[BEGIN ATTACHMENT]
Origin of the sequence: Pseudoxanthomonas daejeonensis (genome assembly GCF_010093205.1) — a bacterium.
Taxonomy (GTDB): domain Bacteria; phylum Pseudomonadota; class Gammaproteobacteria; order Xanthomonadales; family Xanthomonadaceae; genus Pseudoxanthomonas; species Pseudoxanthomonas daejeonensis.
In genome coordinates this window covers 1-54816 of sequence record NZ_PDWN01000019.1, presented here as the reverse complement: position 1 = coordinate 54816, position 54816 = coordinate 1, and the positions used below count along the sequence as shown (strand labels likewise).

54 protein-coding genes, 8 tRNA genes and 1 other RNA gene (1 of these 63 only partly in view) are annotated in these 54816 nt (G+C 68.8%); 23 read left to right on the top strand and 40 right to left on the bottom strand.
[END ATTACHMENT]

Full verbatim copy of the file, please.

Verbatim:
Origin of the sequence: Pseudoxanthomonas daejeonensis (genome assembly GCF_010093205.1) — a bacterium.
Taxonomy (GTDB): domain Bacteria; phylum Pseudomonadota; class Gammaproteobacteria; order Xanthomonadales; family Xanthomonadaceae; genus Pseudoxanthomonas; species Pseudoxanthomonas daejeonensis.
In genome coordinates this window covers 1-54816 of sequence record NZ_PDWN01000019.1, presented here as the reverse complement: position 1 = coordinate 54816, position 54816 = coordinate 1, and the positions used below count along the sequence as shown (strand labels likewise).

54 protein-coding genes, 8 tRNA genes and 1 other RNA gene (1 of these 63 only partly in view) are annotated in these 54816 nt (G+C 68.8%); 23 read left to right on the top strand and 40 right to left on the bottom strand.